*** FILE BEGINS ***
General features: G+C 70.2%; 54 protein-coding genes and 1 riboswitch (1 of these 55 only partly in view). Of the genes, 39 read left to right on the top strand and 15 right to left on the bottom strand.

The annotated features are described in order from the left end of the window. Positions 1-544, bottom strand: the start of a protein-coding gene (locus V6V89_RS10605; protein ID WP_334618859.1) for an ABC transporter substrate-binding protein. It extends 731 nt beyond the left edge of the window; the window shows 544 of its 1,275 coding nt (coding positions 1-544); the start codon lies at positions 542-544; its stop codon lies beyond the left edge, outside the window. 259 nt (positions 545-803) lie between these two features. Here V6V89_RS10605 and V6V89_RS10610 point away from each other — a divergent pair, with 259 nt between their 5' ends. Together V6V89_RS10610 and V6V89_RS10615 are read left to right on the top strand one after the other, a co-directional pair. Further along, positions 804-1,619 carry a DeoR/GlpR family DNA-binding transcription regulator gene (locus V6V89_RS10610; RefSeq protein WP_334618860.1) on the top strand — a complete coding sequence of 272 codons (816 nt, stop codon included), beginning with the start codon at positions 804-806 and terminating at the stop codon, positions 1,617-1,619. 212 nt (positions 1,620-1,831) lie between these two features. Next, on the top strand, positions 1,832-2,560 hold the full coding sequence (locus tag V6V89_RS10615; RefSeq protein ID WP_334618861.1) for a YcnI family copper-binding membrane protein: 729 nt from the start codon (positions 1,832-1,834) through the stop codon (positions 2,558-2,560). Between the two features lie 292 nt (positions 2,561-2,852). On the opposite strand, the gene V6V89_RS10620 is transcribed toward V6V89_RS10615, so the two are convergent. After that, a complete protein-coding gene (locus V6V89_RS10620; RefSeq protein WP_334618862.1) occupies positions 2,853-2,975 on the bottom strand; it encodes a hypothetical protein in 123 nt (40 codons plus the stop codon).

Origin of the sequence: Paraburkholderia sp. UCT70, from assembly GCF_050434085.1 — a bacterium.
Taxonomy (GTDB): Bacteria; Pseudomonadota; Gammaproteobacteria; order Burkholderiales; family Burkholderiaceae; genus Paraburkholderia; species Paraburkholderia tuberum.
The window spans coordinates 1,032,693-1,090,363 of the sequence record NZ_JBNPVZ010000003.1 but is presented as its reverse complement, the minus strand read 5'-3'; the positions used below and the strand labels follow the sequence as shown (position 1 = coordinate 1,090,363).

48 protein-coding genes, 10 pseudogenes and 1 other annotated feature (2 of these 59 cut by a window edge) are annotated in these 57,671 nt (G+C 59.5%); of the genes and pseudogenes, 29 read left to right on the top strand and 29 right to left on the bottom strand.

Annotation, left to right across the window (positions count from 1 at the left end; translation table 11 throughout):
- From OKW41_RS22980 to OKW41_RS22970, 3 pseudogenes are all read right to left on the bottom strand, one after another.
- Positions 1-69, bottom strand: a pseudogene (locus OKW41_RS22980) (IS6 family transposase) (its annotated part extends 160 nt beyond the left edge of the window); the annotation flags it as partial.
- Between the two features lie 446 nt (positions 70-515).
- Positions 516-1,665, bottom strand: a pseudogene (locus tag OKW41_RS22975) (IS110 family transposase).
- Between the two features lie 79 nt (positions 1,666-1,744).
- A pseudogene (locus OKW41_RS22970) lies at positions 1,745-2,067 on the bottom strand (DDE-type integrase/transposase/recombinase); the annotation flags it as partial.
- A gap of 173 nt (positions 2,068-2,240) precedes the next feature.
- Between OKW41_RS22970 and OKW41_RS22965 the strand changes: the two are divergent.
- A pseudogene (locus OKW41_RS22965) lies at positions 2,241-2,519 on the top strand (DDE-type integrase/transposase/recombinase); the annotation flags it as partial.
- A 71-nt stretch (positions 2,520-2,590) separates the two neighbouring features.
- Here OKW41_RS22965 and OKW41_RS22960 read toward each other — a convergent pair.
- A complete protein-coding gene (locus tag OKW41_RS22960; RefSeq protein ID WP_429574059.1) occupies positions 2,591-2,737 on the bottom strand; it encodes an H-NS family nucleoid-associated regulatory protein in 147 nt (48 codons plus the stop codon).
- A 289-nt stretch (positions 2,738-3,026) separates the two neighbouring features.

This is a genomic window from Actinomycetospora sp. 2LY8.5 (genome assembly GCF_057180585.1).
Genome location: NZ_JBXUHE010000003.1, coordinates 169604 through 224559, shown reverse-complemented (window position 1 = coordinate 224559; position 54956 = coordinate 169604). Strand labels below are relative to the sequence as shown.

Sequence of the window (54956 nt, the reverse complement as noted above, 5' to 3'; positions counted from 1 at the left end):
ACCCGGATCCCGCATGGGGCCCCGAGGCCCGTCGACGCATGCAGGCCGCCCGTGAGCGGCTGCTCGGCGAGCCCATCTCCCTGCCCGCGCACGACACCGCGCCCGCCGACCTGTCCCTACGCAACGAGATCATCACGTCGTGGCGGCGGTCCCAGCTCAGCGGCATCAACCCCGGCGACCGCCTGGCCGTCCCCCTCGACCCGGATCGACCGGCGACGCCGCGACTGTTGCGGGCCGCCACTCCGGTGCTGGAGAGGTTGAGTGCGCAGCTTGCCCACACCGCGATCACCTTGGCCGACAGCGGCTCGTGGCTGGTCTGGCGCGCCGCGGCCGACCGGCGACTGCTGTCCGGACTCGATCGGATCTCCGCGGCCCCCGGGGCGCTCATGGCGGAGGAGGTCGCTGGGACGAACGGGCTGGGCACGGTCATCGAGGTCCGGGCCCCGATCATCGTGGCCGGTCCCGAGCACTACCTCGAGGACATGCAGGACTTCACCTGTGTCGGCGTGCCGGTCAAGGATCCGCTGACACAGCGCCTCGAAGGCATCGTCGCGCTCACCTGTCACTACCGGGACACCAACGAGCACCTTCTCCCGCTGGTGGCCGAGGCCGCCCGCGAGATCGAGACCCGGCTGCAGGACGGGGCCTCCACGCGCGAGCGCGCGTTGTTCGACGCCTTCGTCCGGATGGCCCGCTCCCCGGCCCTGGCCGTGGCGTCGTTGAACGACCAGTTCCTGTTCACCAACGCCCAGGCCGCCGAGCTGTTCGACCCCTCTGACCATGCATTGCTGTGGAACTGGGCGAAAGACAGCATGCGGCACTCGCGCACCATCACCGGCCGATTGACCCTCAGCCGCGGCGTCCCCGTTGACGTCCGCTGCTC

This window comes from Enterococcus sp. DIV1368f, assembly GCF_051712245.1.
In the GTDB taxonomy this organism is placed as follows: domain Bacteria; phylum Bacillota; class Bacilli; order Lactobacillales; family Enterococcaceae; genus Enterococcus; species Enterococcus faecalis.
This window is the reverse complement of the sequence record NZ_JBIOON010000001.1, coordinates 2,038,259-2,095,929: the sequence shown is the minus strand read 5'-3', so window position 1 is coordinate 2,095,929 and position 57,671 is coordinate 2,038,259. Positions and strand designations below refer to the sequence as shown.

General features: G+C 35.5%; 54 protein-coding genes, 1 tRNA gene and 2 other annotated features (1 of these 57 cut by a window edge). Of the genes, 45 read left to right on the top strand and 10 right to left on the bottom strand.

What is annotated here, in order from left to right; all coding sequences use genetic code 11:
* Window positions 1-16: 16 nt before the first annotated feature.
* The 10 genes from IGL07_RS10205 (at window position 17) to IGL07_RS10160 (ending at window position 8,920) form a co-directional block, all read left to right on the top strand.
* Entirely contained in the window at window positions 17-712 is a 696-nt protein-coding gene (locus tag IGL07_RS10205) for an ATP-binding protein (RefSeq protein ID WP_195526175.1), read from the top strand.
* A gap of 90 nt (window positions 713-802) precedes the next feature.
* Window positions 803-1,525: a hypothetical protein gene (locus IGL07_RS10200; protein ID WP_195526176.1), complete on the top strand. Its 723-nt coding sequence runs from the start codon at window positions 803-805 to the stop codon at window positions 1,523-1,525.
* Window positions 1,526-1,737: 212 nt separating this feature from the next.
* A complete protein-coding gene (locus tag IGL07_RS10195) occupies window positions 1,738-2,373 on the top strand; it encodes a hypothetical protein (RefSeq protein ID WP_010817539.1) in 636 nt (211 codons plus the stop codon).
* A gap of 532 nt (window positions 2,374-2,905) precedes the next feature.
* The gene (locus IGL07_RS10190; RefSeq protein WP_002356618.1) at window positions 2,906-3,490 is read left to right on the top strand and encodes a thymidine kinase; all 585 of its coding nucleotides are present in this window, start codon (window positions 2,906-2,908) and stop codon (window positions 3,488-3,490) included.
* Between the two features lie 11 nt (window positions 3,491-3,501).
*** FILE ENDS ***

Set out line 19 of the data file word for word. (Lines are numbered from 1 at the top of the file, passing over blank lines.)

- A complete protein-coding gene (locus tag OKW41_RS22960; RefSeq protein ID WP_429574059.1) occupies positions 2,591-2,737 on the bottom strand; it encodes an H-NS family nucleoid-associated regulatory protein in 147 nt (48 codons plus the stop codon).